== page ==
Farmers equate saying goodbye to atrazine to depleting Floridian agriculture. But a growing number of scientists believe atrazine, an herbicide widely used to remove weeds and promote the growth of cash-crop sugar cane, may cause cancer and birth defects in animals and humans. While the EPA met recently to review new scientific findings, "no decision has been made," says spokesman Dale Kemery.
The scientific advisory panel (SAP) has 90 days to submit its findings to the rest of the agency, Kemery said. If they choose to ban atrazine, it will not take effect until after September's SAP meets.
Ryan Weston, executive vice president of the Florida Sugar Cane League, has said that atrazine is "the only cost-effective chemical at this time" to produce sugarcane. "Food production in the U.S. and the world is somewhat dependent on the help of chemicals," Weston told me. "Without enhancements the world would not be able to feed themselves."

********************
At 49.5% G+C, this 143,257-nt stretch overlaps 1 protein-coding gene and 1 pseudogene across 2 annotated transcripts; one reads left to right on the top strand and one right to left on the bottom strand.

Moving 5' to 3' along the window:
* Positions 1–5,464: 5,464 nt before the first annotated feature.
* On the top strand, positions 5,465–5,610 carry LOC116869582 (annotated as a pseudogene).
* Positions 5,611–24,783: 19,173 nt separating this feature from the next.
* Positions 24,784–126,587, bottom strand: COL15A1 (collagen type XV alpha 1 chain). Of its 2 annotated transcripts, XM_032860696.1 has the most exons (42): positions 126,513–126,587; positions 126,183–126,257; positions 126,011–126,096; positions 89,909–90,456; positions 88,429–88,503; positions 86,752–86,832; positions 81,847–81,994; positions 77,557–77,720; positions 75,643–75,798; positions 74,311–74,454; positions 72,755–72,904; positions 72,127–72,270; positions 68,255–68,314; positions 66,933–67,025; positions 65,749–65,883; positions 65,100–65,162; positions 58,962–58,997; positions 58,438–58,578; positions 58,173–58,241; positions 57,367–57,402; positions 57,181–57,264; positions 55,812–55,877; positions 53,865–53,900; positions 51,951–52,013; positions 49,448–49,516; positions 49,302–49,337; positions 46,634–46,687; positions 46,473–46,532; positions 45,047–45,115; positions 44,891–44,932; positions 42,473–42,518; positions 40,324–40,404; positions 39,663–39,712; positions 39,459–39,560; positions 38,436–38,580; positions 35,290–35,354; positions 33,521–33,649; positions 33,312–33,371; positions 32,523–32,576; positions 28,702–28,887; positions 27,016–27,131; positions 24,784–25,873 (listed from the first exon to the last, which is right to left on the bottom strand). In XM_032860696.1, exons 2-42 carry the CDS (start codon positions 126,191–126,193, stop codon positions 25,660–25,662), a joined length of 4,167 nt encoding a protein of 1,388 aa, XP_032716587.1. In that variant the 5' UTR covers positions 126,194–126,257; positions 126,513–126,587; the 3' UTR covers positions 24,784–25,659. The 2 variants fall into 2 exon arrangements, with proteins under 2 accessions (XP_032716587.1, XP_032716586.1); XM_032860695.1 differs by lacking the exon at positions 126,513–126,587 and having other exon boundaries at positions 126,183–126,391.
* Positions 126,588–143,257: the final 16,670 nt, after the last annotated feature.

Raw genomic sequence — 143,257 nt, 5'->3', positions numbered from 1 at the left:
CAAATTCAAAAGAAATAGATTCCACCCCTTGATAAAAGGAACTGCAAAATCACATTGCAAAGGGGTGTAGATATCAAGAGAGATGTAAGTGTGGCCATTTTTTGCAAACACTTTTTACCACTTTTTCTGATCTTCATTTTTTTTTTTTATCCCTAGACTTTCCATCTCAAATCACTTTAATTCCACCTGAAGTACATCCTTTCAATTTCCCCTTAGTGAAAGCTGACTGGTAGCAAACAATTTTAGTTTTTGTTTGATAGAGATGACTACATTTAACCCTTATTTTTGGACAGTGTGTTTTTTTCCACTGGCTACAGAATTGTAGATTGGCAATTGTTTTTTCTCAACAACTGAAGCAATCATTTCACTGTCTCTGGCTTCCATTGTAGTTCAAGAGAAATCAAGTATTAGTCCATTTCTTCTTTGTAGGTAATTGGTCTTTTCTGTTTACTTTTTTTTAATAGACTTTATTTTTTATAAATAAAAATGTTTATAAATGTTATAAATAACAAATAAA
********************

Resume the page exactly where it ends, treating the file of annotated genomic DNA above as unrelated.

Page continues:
In 2008, Florida grew $442 million worth of sugar cane, half the value grown nationwide. Clewiston, in Hendry County, and Belle Glade are the epicenters of the crop.
However, some say atrazine is a menace--one that extends beyond crop fields. Boca resident Cindy Weber says that South Florida Water Management's liberal application of atrazine to canal banks destroyed all natural vegetation, causing the banks to erode.
"It was basically a bird sanctuary. You can name any bird in South Florida and it lived in that area. Because of the pesticide and herbicide usage, nothing is living there," Weber says.
The South Florida Water Management did not return a phone call for comment.
The SAP will meet again on Sept. 14 - 17, where the EPA will evaluate the non-cancer effects of atrazine, based on experimental laboratory studies, according to Kemery.
As April's panel submits its discovery within the 90-day period, this site will be updated to reflect the latest opinions.
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